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Upcoming events (3)
A double bill of talks tonight from Matt Lacey: Uno Platform: XAML & C# apps on Desktop, Mobile, and WebAssembly. Let me introduce you to the Uno platform: a new cross-platform development solution for using C# and XAML to create apps that run on Windows, Android, iOS, and WebAssembly. As a UI framework based on UWP XAML, it offers data binding, styling, and templating, plus tooling support from Visual Studio. It's a write once, run everywhere solution with the ability to customize for specific platforms if you desire. Uno provides a path beyond the desktop for UWP apps, as well as a way to take Xamarin.Forms apps and run them on the Web with WebAssembly. Uno is open-source (Apache 2.0) with a passionate community supporting it. Plus, there's professional support if you need it. So you can be confident about using it in your projects. Modern XAML Development XAML has become overlooked as a solution for creating application user interfaces. But, while new technologies have emerged, XAML is still an excellent choice for creating a UI. It's great for creating the front-end for Windows, Mobile, and Web software in a declarative, easy to read, and a composable way. This talk is the result of more than ten years of experience with XAML, recent work to improve XAML tooling, and capabilities within both Microsoft and the Open-Source community. It will cover recent updates to the tooling and functionality from Microsoft, 3rd parties, and the OSS community. It also looks at techniques, patterns, and practices to enable you to create XAML you can easily visualize and maintain. Matt Lacey is an independent development consultant who focuses on helping developers to create better software. He’s an author, Microsoft MVP, and contributor to multiple open-source projects. Having worked in companies of all sizes, and in a variety of different industries, he has used more languages and technologies than he can count. Matt brings this breadth of experience to present a viewpoint that considers technology, business, and design.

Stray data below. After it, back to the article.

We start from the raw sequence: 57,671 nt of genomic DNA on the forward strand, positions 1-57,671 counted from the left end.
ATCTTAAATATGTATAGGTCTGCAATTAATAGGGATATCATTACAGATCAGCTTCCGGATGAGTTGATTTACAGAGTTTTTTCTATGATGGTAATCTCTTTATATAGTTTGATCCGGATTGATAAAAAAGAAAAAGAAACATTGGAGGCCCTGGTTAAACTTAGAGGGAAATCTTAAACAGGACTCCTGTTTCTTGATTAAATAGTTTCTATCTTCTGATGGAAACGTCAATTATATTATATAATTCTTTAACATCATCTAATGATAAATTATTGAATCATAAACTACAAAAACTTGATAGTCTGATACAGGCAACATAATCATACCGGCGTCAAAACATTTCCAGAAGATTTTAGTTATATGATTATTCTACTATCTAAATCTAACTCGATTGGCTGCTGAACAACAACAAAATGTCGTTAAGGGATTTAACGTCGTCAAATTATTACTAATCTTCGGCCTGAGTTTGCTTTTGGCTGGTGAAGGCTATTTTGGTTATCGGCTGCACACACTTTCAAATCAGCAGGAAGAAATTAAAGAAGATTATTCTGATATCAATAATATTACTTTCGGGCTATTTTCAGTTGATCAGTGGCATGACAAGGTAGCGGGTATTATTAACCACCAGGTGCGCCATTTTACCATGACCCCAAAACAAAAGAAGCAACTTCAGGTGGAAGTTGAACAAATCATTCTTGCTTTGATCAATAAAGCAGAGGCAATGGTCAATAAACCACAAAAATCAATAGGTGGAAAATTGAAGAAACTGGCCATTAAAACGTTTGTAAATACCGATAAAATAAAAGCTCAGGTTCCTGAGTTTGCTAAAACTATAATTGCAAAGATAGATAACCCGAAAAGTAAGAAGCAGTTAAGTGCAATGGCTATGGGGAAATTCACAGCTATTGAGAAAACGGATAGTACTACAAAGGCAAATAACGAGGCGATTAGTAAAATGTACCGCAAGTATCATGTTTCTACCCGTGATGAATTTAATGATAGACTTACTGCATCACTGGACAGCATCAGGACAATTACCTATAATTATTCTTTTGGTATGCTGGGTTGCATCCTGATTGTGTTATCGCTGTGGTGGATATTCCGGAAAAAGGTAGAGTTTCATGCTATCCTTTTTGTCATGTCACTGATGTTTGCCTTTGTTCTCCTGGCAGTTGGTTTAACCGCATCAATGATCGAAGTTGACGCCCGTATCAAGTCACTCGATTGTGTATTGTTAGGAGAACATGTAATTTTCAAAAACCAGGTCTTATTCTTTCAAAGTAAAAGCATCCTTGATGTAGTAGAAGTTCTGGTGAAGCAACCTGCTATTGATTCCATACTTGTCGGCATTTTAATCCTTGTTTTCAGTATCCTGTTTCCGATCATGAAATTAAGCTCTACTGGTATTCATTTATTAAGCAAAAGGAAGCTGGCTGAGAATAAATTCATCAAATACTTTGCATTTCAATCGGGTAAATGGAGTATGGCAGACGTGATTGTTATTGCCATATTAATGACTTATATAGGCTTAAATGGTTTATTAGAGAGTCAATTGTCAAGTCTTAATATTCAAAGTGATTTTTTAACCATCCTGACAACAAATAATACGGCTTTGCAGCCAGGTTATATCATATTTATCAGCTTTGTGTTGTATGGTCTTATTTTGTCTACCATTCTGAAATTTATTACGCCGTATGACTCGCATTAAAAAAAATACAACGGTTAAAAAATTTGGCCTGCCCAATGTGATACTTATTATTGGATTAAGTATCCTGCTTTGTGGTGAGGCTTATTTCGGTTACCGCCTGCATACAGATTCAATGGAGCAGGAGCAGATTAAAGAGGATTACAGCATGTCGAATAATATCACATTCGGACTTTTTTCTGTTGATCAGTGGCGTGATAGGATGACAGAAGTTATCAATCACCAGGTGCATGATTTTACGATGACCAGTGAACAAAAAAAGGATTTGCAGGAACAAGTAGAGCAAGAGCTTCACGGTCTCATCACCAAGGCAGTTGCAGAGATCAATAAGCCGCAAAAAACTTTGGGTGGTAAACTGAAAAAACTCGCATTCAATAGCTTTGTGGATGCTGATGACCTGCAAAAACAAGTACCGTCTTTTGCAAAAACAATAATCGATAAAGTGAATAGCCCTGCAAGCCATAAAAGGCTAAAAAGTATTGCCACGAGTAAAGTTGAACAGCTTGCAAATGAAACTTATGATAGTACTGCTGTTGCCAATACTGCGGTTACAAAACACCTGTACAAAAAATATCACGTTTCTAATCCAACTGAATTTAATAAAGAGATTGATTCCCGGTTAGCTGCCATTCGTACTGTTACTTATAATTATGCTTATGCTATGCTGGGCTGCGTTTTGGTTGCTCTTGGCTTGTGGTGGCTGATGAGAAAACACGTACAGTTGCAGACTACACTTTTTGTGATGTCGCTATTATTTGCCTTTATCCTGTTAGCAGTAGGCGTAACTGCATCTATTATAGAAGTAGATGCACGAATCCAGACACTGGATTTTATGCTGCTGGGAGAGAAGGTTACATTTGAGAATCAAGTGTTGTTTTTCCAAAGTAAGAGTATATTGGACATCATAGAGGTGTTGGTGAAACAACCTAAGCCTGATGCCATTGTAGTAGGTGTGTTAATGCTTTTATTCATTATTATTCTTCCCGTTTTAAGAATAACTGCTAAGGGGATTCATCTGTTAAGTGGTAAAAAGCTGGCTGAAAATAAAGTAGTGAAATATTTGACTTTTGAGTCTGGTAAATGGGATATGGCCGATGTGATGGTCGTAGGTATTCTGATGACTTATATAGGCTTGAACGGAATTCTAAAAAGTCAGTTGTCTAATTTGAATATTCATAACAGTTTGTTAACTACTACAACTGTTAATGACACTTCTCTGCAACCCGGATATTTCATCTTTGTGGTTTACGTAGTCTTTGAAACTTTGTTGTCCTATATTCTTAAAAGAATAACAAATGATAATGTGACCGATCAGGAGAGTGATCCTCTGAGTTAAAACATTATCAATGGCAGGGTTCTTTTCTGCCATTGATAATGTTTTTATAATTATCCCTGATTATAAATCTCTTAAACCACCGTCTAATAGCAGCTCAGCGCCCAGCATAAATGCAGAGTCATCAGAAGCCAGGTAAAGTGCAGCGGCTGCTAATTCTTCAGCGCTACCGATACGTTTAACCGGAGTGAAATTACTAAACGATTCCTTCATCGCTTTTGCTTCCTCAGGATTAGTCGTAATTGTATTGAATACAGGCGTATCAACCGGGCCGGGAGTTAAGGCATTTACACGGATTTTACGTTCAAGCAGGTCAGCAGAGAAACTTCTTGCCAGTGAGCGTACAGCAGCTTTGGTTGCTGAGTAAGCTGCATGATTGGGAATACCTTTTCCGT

Getting started with Test Driven Development (TDD) can be very challenging. It requires a different mindset and approach to writing and developing code. However, once in that mindset, it is very difficult not to write tests first. But why bother writing tests first? In this session, we will go through the reasons for writing tests before coding, look at architecture and design principles, such as SOLID and see how it all comes together to create a more testable and maintainable application. I will show you how to get started writing tests first with practical examples on how to reprogram a T800 series Terminator so you can start using TDD in your own applications (or killer robots from the future). Hasta La Vista badly-written code! Layla Porter Twilio Developer Evangelist, Microsoft MVP As a former Pilates teacher and professional horse-rider, Layla changed careers and became a self-taught .NET developer. Microsoft technologies and the support of people using it became her new passion. Layla is a Microsoft MVP, she organises the .NET user group in Milton Keynes and helps developers all over the world as a Twilio developer evangelist.
"Keeping up" with ASP.NET Development in 2020 us hard... Gone are the days when you could just knock up a WebForms site, add a little JQuery and get on with your life. Now you face choices, so many choices: MVC or Razor Pages? Blazor? ASP.NET Core Web API + JS framework? React, Angular, Vue? Where do you start, and what if you choose the "wrong" option? Well I'm here to help! There is no "wrong" option; after all, technologies come and go but foundational principles remain constant throughout. Some relatively small tweaks to your application architecture can make it much easier to ride these technology waves as they come and go. Join me as we explore what it takes to build better web applications, whatever the framework. By the end of this session you'll have a solid approach you can take to building all your web applications, leaving you free to choose the best framework for the job without rewriting the entire thing when the next shiny new framework inevitably arrives...